A British speaks English because he is British, an Arab speaks Arabic, a Tamil speakes Tamil, an Irish speaks Irish; because language is the first link to one’s identity.
But gosh! We (Kashmiris) are hanging in the middle where we neither know English nor Urdu, and when needed we fail to speak any. We have distanced ourselves from our Maej Zaev – mother tongue.
Every citizen represents his mother land by speaking his mother-tongue. Whatever the case, they never jump to speak in any other language other than their own.
Because they know that their language is their identity and with it they feel complete. But how ironical! We feel a bit inferior in speaking our own language.
Our mother-tongue is in danger of extinction in our own land. Despite being its inheritors, we appear total strangers to it. A teacher prefers to speak in Urdu or English because he knows that if he did the reverse he will be considered inferior.
The new generation seems least interested in their roots because they were brought up so. Until yesterday, we had illiterate parents but now they are educated and the most modern; and these modern parents even in presence of their children seem to be out of place.
See the step-motherly approach of people around. They prefer to exchange their ideas in Urdu or English than Kashmiri, because they think if they didn’t do so they will be disdained by others. Although Kashmiri was introduced as a subject in the school curriculum yet it is undermined.
One wonders when on steps in the campus of Kashmir University, it seems one is walking through a place outside Kashmir.
Both, students and scholars, feel ashamed of speaking Kashur when they express their ideas. They prefer to talk in English or Urdu than Kashmiri.
How can we expect students to promote and speak in their mother-tongue when situation at the highest seat of learning is like this? Do we really don’t need this language?
Who will speak this language if not its inheritors? Urdu had taken over our madreae zabaan. Authorities, especially in private institutions, compel their students not to speak in their mother-tongue.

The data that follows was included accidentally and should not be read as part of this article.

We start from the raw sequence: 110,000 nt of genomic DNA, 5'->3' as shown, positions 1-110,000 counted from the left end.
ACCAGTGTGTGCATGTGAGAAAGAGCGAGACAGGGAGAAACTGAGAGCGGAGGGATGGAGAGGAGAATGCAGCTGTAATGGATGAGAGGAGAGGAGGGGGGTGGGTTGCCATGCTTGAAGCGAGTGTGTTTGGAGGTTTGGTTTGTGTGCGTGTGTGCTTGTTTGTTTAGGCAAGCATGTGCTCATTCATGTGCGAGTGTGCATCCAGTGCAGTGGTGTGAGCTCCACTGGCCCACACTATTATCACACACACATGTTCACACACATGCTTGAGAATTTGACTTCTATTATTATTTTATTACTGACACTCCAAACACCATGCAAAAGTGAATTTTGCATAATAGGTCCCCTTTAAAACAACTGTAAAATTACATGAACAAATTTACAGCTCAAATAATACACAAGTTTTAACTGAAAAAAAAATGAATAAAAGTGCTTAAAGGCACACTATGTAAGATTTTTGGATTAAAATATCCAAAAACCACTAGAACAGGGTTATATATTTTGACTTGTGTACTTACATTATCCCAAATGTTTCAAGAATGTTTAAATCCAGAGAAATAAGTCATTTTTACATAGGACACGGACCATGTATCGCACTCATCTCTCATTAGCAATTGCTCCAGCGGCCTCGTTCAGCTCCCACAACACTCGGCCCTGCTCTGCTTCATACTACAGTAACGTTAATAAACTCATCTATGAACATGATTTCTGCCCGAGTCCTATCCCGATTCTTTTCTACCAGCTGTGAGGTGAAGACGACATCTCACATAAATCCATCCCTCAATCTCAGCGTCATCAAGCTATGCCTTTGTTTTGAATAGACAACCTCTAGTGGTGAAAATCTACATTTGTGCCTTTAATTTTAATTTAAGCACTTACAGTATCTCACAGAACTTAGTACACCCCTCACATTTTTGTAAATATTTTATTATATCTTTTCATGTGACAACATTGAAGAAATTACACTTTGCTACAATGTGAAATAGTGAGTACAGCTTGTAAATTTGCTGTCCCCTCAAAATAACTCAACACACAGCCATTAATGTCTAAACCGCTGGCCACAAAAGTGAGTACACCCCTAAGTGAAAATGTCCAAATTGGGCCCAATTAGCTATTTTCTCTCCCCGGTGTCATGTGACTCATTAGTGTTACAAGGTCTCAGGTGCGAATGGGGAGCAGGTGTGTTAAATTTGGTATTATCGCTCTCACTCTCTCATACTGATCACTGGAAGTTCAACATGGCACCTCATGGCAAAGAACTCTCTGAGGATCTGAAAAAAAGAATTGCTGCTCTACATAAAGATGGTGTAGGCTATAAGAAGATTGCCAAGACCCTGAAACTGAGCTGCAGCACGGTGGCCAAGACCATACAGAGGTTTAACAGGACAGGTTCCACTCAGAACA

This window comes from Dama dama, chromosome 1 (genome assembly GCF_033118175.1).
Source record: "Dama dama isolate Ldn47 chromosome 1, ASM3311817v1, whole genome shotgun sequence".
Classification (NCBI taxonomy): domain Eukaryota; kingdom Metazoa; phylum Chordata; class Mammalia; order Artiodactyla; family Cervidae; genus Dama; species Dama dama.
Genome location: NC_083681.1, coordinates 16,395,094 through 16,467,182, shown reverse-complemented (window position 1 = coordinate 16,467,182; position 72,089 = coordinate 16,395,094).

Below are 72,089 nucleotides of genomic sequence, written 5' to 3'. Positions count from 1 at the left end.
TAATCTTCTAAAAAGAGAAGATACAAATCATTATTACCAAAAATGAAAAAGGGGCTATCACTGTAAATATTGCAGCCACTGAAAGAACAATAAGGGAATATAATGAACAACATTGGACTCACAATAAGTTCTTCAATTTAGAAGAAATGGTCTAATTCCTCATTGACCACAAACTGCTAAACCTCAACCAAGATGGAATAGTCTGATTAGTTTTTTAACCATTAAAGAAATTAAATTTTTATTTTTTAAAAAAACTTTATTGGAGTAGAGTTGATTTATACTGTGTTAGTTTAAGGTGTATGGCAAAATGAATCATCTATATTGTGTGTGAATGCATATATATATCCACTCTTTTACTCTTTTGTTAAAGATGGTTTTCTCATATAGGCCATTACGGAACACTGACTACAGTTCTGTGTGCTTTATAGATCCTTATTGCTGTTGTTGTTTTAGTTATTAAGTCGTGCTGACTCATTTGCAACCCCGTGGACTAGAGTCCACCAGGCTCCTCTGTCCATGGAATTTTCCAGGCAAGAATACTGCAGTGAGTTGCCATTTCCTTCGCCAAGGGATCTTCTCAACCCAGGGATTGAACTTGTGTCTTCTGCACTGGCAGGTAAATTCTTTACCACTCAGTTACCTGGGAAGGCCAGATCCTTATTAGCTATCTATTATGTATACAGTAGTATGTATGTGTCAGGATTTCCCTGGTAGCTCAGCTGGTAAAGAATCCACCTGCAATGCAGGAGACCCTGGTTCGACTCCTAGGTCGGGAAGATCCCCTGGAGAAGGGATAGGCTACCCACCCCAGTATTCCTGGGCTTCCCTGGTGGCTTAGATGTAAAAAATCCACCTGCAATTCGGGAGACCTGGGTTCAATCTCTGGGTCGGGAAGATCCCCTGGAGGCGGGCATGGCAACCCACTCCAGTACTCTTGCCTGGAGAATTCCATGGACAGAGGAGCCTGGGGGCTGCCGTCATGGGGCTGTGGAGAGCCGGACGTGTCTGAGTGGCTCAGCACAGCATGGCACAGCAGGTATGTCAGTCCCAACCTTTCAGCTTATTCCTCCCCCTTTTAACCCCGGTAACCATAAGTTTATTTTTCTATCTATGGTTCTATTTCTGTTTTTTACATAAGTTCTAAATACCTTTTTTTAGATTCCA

Parents visit institutions weekly to seek progress report of their kids about communication habits in other languages but not in their own. Let’s not forget that our sweet mother-tongue is fast vanishing and with it weakens our identity, culture, and heritage etc.
We know so many poets and writers in Urdu and English. It’s good if we equally know poets and scholars of our own language. Reading John Keats and leaving Rasool Mir isn’t good. It simply shows our indifference towards the language that we have inherited from our parents.
Reading Shakespeare, John Keats, Wordsworth, Milton, and Donne, and leaving Shaikhul Aalum, Rasool Mir, Wahab Khar, Lal Ded, Habba Khatoon, Mehjoor, Ahad Zargar, and Soch Kral is simply ignorance.
Our research scholars have so much content in their mother-tongue to do their research. But how pity, they are lost in other languages. Alumdar-i-Kashmir (RA) and host of others would not have been widely understood, had they not written in their own Maej Zaev.
Prof Rehman Rahi (Giyan Peeth Awardee) wouldn’t have been so renowned had he not committed himself to Kashmiri. Rabindranath Tagore, Nobel Prize Winner in Literature, would have never penned down Gitanjale, had he not written his poems in his own mother-tongue.
One gets very disappointed when one finds that English and Urdu have replaced our Maej Zaev. When we look around, we find it very least spoken.
English language, which has entered our kitchen now, has almost replaced our Maje Zaev. If we won’t wake up then the day is not far when we will find ourselves struggling for our identity.
Let’s love this language and try to pass on this rich legacy to our future generations. Come, let’s put in efforts to get it back. Remember, if we want to demolish a nation, demolish its language.
Manzoor Akash works as a teacher in the Dept. of School Education J&K
Disclaimer: The views and opinions expressed in this article are the personal opinions of the author.
The facts, analysis, assumptions and perspective appearing in the article do not reflect the views of GK.